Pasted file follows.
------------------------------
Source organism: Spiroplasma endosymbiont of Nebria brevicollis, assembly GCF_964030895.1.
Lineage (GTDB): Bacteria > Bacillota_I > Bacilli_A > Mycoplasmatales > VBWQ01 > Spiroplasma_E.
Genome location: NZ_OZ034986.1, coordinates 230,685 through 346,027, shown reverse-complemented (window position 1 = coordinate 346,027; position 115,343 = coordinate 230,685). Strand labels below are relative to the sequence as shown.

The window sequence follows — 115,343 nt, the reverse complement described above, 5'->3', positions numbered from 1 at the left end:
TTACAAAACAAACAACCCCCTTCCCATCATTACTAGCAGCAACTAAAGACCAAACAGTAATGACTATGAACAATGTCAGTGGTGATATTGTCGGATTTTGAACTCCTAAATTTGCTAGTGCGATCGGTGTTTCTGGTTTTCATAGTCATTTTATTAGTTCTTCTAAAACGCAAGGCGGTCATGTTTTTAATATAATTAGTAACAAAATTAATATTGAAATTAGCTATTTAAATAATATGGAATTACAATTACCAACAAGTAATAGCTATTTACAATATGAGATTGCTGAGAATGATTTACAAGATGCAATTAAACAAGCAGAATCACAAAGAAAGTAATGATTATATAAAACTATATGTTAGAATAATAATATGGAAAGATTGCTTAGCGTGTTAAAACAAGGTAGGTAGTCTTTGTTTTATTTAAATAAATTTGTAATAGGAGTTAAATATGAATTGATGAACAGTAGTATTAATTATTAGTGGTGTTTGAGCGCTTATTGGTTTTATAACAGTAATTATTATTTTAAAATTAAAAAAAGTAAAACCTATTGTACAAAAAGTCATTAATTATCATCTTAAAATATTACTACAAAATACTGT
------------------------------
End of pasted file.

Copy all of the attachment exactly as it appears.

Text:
Source organism: Spiroplasma endosymbiont of Nebria brevicollis, assembly GCF_964030895.1.
Lineage (GTDB): Bacteria > Bacillota_I > Bacilli_A > Mycoplasmatales > VBWQ01 > Spiroplasma_E.
Genome location: NZ_OZ034986.1, coordinates 230,685 through 346,027, shown reverse-complemented (window position 1 = coordinate 346,027; position 115,343 = coordinate 230,685). Strand labels below are relative to the sequence as shown.

The window sequence follows — 115,343 nt, the reverse complement described above, 5'->3', positions numbered from 1 at the left end:
TTACAAAACAAACAACCCCCTTCCCATCATTACTAGCAGCAACTAAAGACCAAACAGTAATGACTATGAACAATGTCAGTGGTGATATTGTCGGATTTTGAACTCCTAAATTTGCTAGTGCGATCGGTGTTTCTGGTTTTCATAGTCATTTTATTAGTTCTTCTAAAACGCAAGGCGGTCATGTTTTTAATATAATTAGTAACAAAATTAATATTGAAATTAGCTATTTAAATAATATGGAATTACAATTACCAACAAGTAATAGCTATTTACAATATGAGATTGCTGAGAATGATTTACAAGATGCAATTAAACAAGCAGAATCACAAAGAAAGTAATGATTATATAAAACTATATGTTAGAATAATAATATGGAAAGATTGCTTAGCGTGTTAAAACAAGGTAGGTAGTCTTTGTTTTATTTAAATAAATTTGTAATAGGAGTTAAATATGAATTGATGAACAGTAGTATTAATTATTAGTGGTGTTTGAGCGCTTATTGGTTTTATAACAGTAATTATTATTTTAAAATTAAAAAAAGTAAAACCTATTGTACAAAAAGTCATTAATTATCATCTTAAAATATTACTACAAAATACTGT